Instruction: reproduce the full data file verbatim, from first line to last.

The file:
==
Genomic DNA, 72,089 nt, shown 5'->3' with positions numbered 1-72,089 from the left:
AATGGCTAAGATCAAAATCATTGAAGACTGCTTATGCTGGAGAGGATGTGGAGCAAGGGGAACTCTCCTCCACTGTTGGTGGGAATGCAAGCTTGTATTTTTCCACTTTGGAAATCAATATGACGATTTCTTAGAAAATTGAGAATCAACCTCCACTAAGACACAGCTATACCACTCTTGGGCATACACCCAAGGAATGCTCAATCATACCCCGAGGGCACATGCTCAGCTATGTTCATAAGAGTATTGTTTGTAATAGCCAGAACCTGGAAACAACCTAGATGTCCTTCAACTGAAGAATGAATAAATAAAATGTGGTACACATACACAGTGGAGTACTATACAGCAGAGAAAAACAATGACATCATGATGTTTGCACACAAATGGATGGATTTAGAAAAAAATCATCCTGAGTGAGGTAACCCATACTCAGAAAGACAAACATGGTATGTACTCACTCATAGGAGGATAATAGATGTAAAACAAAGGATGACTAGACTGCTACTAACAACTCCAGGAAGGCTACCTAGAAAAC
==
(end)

Genomic DNA, 72,089 nt, shown 5'->3' with positions numbered 1-72,089 from the left:
AATGGCTAAGATCAAAATCATTGAAGACTGCTTATGCTGGAGAGGATGTGGAGCAAGGGGAACTCTCCTCCACTGTTGGTGGGAATGCAAGCTTGTATTTTTCCACTTTGGAAATCAATATGACGATTTCTTAGAAAATTGAGAATCAACCTCCACTAAGACACAGCTATACCACTCTTGGGCATACACCCAAGGAATGCTCAATCATACCCCGAGGGCACATGCTCAGCTATGTTCATAAGAGTATTGTTTGTAATAGCCAGAACCTGGAAACAACCTAGATGTCCTTCAACTGAAGAATGAATAAATAAAATGTGGTACACATACACAGTGGAGTACTATACAGCAGAGAAAAACAATGACATCATGATGTTTGCACACAAATGGATGGATTTAGAAAAAAATCATCCTGAGTGAGGTAACCCATACTCAGAAAGACAAACATGGTATGTACTCACTCATAGGAGGATAATAGATGTAAAACAAAGGATGACTAGACTGCTACTAACAACTCCAGGAAGGCTACCTAGAAAAC